Supporting Healthy Communities
EFD partnered with AMITA Health St. Francis Hospital to launch the Evanston Community Health Outreach (ECHO) program, providing individuals at high risk for hospital readmission with free in-home medical visits, health education, social service referrals, home safety inspections, and other support resources.
Expanding Career Pathways
The department partnered with State Rep. Robyn Gabel to pass legislation providing more individuals with a pathway to fire service careers through apprenticeship programs. Gov. Pritzker signed the bill into law in August. The department is working with Oakton Community College to develop and launch an apprenticeship program in 2020.
In November, members of the 50th Class of the Evanston Police Department's Citizen Police Academy celebrated their graduation.
Improving Public Safety
Violent crime dropped by more than 26 percent in 2019. The City saw 73 violent crime incidents in 2019, compared to 99 in 2018.
220 new Starcom radios were purchased in anticipation of the Federal Communications Commission’s plan to auction off a sliver of radio spectrum used by America’s first responders. The increased power and frequency of the new radios will improve safety, reliability, and operations.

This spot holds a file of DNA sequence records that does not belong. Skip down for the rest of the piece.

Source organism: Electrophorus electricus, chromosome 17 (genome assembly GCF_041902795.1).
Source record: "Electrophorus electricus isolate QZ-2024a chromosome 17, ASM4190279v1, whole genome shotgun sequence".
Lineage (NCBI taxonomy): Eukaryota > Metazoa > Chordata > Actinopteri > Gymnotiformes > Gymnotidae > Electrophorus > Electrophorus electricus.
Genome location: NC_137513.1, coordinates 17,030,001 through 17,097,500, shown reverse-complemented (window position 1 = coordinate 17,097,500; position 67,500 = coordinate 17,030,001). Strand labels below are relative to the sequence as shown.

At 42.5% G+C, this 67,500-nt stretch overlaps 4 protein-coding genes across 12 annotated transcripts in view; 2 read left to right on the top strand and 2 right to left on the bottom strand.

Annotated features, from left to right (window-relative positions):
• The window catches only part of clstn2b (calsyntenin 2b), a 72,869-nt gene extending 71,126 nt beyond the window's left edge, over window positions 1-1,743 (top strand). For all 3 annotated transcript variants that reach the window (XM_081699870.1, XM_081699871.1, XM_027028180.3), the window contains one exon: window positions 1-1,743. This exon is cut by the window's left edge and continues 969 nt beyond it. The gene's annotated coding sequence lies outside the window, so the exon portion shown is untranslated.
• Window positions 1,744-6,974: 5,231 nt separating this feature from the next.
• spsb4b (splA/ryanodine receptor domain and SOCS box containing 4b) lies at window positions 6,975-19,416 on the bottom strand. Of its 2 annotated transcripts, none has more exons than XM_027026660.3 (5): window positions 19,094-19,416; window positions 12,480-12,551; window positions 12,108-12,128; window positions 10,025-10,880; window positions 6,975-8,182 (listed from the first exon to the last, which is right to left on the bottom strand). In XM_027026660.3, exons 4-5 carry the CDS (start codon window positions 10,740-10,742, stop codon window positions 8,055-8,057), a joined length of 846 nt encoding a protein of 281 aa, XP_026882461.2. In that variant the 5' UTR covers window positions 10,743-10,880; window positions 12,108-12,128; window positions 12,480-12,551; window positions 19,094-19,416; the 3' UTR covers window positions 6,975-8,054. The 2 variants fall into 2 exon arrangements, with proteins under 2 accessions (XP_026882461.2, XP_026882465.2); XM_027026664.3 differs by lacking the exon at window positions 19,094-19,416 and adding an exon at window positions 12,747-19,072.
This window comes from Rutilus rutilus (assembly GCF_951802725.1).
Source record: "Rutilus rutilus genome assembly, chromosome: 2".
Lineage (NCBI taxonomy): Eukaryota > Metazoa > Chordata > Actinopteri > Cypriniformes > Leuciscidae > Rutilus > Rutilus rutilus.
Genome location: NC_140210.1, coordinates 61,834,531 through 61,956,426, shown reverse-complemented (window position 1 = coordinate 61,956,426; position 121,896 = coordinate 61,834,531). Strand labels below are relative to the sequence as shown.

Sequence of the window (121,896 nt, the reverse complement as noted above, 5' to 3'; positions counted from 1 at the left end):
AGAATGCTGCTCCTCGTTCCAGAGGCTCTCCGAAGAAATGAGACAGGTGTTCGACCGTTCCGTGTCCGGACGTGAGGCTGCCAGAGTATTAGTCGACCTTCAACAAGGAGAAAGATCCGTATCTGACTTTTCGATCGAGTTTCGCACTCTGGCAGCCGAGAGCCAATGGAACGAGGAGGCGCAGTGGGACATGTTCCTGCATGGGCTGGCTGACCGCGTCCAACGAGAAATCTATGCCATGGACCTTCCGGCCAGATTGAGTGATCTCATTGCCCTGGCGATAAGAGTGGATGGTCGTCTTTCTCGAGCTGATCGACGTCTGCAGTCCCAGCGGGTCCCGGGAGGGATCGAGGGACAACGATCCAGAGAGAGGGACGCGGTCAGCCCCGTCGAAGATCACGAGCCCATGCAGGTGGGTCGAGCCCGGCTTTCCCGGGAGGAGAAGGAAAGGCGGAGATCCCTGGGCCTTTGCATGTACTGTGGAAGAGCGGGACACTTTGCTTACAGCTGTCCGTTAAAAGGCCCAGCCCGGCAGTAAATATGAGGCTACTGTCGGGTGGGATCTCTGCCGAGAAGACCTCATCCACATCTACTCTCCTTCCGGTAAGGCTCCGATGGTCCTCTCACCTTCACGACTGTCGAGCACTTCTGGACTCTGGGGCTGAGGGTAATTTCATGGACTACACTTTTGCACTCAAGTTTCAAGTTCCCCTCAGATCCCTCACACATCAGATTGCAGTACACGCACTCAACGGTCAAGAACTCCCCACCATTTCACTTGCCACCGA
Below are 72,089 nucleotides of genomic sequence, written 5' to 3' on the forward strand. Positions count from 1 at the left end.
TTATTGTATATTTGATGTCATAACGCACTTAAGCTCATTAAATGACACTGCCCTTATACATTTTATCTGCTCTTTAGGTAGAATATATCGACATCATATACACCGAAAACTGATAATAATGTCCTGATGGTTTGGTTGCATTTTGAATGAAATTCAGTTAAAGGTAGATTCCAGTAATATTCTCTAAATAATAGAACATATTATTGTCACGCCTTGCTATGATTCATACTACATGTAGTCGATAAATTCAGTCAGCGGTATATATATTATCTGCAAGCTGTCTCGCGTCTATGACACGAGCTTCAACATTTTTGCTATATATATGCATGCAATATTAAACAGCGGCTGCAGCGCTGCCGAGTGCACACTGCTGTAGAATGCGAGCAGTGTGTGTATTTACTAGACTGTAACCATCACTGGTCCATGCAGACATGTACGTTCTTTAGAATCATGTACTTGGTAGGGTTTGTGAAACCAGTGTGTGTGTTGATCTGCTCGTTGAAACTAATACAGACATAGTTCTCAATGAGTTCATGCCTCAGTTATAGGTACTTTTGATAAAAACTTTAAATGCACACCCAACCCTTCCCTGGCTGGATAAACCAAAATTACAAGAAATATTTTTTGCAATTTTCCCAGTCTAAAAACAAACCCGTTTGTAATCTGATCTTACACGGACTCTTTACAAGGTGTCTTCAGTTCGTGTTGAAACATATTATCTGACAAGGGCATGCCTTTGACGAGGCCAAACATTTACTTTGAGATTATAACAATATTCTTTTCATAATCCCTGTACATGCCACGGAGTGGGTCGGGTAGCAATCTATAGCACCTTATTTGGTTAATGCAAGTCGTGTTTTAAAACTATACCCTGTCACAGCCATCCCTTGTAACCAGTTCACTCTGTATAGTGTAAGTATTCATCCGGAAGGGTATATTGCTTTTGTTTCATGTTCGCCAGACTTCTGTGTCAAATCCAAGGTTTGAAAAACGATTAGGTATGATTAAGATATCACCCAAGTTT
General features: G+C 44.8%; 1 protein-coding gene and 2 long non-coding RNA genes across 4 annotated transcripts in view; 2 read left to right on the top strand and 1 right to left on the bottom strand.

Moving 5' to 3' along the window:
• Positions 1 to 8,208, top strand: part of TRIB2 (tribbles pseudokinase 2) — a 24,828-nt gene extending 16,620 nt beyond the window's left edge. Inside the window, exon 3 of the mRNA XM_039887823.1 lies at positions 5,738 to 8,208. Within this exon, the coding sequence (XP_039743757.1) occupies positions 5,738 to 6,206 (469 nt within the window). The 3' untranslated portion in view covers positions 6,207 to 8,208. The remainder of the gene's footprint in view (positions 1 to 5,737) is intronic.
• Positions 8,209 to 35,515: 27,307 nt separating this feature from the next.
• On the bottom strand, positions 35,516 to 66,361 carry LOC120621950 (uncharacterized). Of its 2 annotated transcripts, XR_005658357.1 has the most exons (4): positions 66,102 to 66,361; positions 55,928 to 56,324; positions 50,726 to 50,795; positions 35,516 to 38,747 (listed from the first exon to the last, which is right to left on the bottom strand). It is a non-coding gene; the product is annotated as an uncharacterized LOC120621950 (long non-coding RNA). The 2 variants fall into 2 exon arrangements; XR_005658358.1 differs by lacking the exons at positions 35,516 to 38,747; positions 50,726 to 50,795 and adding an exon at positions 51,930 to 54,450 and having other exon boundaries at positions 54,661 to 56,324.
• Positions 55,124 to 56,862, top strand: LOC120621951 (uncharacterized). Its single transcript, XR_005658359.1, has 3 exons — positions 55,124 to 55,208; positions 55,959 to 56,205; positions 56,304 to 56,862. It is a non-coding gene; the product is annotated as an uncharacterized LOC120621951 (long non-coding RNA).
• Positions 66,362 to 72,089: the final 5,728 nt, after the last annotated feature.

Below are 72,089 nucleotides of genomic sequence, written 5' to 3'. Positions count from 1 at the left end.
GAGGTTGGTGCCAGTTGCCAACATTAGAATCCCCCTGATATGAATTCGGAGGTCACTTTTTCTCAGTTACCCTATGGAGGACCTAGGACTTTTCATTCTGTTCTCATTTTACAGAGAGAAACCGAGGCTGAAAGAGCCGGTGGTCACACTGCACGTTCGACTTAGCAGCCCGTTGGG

Building Community Relations
Community engagement programs continued, including Coffee with a Cop, Star Academy, the Citizen Police Academy, the Officer and a Gentleman Academy mentorship program, Five-O Fitness program, National Night Out, and the Youth Citizen Police Academy.
Serving the Community
In 2019, Evanston 311 handled 122,964 service calls, 32,929 service requests, 2,527 live online chats, 1,666 text messages, and engaged with residents in person at 14 mobile events. Staff also established the 311 Weekly Report on the City’s Open Data Portal.